December 2019 WheelPeople

Articles
 

Cycling in the UK

Eli Post

 

Date: Friday December 6, 2019

Time: 6 to 7 PM Social hour with refreshments, 7  -  8:30 Presentation and questions

Where: Sudbury Senior Center, 40 Fairbank Rd, Sudbury, MA 01776

Some of you travel to faraway places, and others bike close to home.  However, we all enjoy learning about exciting places to ride, and hearing about the adventures of others. Connie Farb and Mark Sevier took such a trip and have offered to share photos and the experience from their two weeks cycling in the UK - a week based in the town of Chepstow in southern Wales and the second in Windermere in the Lake District. Join us for an entertaining and educational evening.Kindly let us know if you are coming so we know how much food to order.

RSVP HERE

 

 

 

Calling Out "All Clear"

Eli Post

There are many hot-button safety issues in cycling and this one is near the top of the list. “All Clear” likely had its origins in warfare when the danger had passed, and the expression has made its way into cycling as a courtesy to fellow riders. There is an unmistakable elegance when the lead rider can shout “all clear” so that those behind can continue through an intersection, not break their pace, and remain otherwise unperturbed. This all makes for a smoother ride, and can add to the sheer pleasure of moving swiftly without disruptive breaks, but it may carry serious risks.

While we encourage you to communicate with other cyclists, and especially to let other cyclists behind you know of approaching hazards, we do not recommend that you shout “All Clear” in the absence of a traffic hazard. Traffic conditions can change in an instant. Riders further down the line might hear the “all clear” when it no longer applies and place themselves in jeopardy. Cyclists must always take personal responsibility and obey traffic laws, riding in control and in a manner that they can stop safely no matter what another rider may report. In a word, call out the hazards but not the non-hazards. The risk to fellow riders far outweighs your good intentions.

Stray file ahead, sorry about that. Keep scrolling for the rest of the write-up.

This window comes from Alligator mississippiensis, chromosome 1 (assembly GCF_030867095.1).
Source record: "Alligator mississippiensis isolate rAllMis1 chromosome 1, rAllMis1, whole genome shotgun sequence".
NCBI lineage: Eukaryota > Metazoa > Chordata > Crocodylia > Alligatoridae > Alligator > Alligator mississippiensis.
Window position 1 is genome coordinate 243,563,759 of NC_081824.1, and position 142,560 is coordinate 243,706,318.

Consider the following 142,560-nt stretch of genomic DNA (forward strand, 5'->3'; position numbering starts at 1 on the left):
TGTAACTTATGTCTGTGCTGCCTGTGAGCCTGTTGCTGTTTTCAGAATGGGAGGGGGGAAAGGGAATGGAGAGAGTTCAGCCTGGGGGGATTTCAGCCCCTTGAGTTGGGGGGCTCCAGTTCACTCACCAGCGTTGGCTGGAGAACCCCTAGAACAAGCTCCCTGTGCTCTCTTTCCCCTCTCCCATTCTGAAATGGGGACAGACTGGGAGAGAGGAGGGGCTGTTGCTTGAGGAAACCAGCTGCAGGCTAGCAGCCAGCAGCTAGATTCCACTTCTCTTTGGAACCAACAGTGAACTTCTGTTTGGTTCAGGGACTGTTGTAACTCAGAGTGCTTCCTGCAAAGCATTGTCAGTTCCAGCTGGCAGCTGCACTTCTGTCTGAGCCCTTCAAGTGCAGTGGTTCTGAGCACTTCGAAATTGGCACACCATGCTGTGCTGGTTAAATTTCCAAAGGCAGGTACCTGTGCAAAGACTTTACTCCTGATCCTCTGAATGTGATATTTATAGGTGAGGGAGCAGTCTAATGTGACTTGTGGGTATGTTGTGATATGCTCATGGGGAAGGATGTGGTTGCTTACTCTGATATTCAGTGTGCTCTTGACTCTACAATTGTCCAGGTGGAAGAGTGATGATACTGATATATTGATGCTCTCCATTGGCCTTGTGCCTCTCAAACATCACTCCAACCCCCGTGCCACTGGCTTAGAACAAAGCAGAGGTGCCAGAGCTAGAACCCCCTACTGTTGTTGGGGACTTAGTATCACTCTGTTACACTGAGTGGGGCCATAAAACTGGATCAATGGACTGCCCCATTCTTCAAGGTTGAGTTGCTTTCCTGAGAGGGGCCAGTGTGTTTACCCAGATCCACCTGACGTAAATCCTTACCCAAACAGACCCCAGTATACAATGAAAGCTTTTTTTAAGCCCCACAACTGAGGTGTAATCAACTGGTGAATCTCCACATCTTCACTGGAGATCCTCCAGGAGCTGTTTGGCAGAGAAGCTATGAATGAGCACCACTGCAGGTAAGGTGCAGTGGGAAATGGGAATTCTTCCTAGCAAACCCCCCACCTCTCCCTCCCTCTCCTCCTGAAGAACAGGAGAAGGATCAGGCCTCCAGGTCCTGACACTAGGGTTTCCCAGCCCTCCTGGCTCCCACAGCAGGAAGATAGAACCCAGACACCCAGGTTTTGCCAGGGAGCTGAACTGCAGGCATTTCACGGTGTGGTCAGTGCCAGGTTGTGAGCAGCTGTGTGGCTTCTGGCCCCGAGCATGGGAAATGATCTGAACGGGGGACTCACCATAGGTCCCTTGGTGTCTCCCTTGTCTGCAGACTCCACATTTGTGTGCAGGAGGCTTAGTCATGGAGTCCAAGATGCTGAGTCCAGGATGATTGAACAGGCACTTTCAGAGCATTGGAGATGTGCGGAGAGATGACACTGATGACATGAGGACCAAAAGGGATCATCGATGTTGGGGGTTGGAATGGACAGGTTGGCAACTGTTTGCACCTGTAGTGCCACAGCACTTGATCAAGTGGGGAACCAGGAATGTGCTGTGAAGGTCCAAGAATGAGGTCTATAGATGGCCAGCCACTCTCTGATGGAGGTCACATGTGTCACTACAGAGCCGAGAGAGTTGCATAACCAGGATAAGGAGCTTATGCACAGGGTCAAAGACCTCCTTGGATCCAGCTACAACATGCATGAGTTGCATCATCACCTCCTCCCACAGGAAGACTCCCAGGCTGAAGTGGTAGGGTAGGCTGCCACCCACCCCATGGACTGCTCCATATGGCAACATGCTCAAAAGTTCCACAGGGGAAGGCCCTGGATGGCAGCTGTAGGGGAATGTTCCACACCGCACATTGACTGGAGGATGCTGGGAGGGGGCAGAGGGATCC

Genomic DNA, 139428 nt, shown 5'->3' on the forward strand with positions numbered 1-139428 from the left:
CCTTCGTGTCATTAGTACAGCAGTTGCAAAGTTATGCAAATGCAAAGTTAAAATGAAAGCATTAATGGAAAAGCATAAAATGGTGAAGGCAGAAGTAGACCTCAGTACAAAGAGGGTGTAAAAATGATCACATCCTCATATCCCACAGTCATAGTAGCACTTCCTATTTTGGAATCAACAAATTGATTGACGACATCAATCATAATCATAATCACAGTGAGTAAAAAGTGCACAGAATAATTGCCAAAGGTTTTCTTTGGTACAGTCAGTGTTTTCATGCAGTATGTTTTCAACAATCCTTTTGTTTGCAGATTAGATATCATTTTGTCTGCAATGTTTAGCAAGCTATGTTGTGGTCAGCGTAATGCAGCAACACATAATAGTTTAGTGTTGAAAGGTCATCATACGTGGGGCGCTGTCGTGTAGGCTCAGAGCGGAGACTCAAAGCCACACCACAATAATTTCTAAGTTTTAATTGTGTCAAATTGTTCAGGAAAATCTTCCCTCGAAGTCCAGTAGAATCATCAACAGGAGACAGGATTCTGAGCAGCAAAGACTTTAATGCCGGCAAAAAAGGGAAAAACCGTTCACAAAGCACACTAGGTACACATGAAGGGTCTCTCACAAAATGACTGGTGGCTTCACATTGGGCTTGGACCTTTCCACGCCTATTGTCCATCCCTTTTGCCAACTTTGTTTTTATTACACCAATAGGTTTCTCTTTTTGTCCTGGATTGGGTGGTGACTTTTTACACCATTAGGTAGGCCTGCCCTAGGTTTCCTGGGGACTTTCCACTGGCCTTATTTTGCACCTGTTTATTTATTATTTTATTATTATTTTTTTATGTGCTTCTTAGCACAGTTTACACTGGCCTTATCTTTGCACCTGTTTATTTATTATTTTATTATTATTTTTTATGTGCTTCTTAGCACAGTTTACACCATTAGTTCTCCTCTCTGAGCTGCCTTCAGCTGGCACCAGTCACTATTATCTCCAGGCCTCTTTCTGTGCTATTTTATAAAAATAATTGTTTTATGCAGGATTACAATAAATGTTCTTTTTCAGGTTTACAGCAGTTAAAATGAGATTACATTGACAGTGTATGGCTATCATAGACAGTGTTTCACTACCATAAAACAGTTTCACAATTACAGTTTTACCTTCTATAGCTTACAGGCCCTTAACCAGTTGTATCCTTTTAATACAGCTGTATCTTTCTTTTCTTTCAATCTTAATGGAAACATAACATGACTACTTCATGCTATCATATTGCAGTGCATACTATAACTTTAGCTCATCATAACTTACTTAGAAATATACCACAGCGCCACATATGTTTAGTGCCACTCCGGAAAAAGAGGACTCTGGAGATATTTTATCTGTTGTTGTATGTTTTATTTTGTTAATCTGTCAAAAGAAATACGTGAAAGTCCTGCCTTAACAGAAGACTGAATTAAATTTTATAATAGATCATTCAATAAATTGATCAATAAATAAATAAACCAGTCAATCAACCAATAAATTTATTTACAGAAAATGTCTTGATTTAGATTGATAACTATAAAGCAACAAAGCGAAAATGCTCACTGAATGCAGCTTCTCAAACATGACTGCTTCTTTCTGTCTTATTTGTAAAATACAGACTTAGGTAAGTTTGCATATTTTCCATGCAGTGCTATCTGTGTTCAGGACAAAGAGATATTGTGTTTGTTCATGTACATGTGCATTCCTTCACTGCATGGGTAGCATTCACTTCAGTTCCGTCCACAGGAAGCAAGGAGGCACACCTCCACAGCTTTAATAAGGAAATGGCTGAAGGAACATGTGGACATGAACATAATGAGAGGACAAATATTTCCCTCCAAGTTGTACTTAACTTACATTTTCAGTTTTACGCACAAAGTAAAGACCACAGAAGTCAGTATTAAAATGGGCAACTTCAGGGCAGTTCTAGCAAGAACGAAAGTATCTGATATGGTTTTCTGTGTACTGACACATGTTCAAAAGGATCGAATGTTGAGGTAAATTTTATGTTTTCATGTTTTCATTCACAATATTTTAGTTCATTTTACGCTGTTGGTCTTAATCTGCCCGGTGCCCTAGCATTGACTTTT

Although it is often safer to have a group of cyclists clear an intersection together, this situation should not be confused with the “all clear” shout. Moving across a clear intersection as a group should always be the product of forethought and coordination. Even an organized paceline, where riders are riding inches off the wheel of the person in front, should open enough at an intersection to allow riders to slow or stop without endangering the one behind. Again, you should signal your intentions clearly, call out road hazards, and otherwise keep safety uppermost in your thoughts as you cycle.

 

Eli Post is Editor of WheelPeople, and previously served as CRW President.